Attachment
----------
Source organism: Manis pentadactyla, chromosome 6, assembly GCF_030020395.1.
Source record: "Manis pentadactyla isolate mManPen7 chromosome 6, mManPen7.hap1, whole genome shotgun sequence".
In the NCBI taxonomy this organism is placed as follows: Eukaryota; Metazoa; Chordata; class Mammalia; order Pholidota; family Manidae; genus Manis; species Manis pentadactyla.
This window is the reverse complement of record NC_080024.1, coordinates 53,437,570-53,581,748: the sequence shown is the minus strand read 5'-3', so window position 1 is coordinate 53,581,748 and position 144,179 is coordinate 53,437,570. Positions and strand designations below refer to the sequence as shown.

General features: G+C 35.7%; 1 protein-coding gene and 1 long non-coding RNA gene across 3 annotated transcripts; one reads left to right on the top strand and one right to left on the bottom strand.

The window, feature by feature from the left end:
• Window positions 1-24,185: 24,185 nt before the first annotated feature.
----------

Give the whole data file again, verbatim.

Source organism: Manis pentadactyla, chromosome 6, assembly GCF_030020395.1.
Source record: "Manis pentadactyla isolate mManPen7 chromosome 6, mManPen7.hap1, whole genome shotgun sequence".
In the NCBI taxonomy this organism is placed as follows: Eukaryota; Metazoa; Chordata; class Mammalia; order Pholidota; family Manidae; genus Manis; species Manis pentadactyla.
This window is the reverse complement of record NC_080024.1, coordinates 53,437,570-53,581,748: the sequence shown is the minus strand read 5'-3', so window position 1 is coordinate 53,581,748 and position 144,179 is coordinate 53,437,570. Positions and strand designations below refer to the sequence as shown.

General features: G+C 35.7%; 1 protein-coding gene and 1 long non-coding RNA gene across 3 annotated transcripts; one reads left to right on the top strand and one right to left on the bottom strand.

The window, feature by feature from the left end:
• Window positions 1-24,185: 24,185 nt before the first annotated feature.